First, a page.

12:00 AM

Depressed? Ohio State researchers test different therapies to see which works best

When faced with depression during the holidays, or any other time, many people understandably want to fix what they think is wrong in their lives.

But, so far, there has been little effort to see if another approach might work better for some people.

"It's often been assumed that therapists should focus on fixing problems, but we believe there may be another way of helping depressed people, by concentrating on improving what they are already doing well," said Jennifer Cheavens, assistant professor of psychology at Ohio State.

Cheavens said traditional psychotherapies for depression tend to use a general approach without many clear ideas about how to match people with the therapeutic approaches that are most likely to benefit them.

Psychotherapies often work to remedy specific psychological deficits people with depression are likely to experience. For example, people with depression who hold negative views of themselves and their futures may be especially likely to benefit from therapy that helps them to reconsider these negative views.

Daniel Strunk, assistant professor of psychology at Ohio State, said that it could be that psychotherapy developers have been on to something – that the best way to treat depression is to focus on particular psychological deficits that are more common among people with depression. But, he noted that this is a largely untested assumption.

"For some people, the best way to battle depression may be to capitalize on things they're already good at – that may be what really fosters improvement," Strunk said.

Cheavens and Strunk are starting a new research project to test these competing theories.

For the study, they will bring in 60 people who meet diagnostic criteria for depression. All participants will get 16 weeks of individual psychotherapy for one to two hours a week.

Half will get cognitive therapy that focuses on the patients' beliefs and thoughts, and which teaches them strategies for improving mood. The other half of the participants will receive treatment focused on their interpersonal relationships. They will learn how to be more effective when dealing with others, and how to increase levels of social support to combat depressive symptoms.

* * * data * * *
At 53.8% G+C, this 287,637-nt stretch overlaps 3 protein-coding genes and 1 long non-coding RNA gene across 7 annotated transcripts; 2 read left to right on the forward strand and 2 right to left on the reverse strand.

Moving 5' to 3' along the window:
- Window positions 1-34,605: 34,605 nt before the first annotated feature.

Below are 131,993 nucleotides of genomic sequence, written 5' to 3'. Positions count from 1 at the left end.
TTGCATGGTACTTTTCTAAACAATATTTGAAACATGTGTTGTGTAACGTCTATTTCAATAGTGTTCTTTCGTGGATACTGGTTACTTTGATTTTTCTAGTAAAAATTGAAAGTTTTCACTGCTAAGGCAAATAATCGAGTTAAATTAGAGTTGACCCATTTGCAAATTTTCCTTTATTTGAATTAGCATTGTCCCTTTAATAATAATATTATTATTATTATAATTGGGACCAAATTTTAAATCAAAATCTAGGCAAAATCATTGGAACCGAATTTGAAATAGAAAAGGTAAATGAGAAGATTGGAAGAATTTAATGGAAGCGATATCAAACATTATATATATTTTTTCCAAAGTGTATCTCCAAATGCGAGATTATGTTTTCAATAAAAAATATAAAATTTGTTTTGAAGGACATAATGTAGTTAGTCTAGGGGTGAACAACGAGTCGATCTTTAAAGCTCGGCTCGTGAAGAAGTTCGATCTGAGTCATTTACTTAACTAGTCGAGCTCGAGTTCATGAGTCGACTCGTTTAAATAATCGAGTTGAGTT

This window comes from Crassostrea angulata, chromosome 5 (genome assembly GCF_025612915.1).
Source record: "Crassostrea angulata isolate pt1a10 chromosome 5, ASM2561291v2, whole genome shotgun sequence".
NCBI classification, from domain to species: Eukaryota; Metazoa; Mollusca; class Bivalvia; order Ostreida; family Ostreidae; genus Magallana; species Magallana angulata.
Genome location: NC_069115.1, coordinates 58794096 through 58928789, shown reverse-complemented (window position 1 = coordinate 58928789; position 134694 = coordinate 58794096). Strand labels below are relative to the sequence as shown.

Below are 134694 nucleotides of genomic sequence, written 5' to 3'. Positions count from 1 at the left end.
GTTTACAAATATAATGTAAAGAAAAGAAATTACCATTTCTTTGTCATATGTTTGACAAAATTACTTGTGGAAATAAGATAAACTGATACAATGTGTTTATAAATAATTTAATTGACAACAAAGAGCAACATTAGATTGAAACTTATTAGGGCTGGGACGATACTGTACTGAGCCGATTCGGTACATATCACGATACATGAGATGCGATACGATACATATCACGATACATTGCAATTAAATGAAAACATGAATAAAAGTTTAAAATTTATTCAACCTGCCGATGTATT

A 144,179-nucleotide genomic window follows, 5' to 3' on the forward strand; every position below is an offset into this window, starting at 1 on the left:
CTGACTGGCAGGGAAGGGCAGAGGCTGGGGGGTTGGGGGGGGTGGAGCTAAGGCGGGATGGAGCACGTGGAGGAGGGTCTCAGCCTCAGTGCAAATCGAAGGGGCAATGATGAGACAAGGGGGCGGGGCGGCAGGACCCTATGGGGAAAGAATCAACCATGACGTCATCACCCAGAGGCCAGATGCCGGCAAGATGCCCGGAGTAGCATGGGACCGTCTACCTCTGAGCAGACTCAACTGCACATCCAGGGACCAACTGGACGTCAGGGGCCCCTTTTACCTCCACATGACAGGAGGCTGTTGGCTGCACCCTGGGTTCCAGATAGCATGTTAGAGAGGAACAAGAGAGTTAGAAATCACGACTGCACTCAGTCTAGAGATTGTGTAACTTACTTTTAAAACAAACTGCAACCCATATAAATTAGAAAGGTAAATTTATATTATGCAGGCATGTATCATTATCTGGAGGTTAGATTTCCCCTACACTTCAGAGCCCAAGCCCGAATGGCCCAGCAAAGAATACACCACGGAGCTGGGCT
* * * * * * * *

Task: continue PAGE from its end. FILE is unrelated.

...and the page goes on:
However, rather than focusing on whether one therapy will outperform the other, the researchers are focused on evaluating whether the treatments work better for people with a strength or deficit in these two areas (thinking optimistically and interpersonal relationships and skills).

The researchers will assess the participants during the 16 weeks of the treatment, and then every three months afterwards for a year to see how they are doing.

The question will be whether patients do better when they are treated with the type of therapy that matches their own personal strengths.

In earlier work, Strunk evaluated cognitive therapy, which is often thought to work by remedying deficits. His work has shown that patients who learn to use the cognitive skills tend to stay well following treatment.

Cheavens tested one way to help depressed people build on their strengths: hope therapy.

"Hope therapy seeks to build on strengths people already have, or teach them how to develop those strengths. We focus not on what is wrong, but on ways to help people live up to their potential."

Cheavens and Strunk said the new study will provide more evidence on the best ways to treat depressed people.

"There are a lot of different kinds of treatment for depression, and each of them has some level of success," Strunk said. "But they have plenty of room for improvement. Maybe if treatment was more individualized, it could be more successful."

The holiday season, when many people feel high levels of stress and sadness, is a good time for people to assess their own psychological health, Strunk said.

"Stress around the holiday season is pretty normal," he said. "So, people should consider whether their difficulties are just related to the holiday season and temporary stress. But, if problems persist for a couple of weeks or more, it may be a good idea to be evaluated for depression."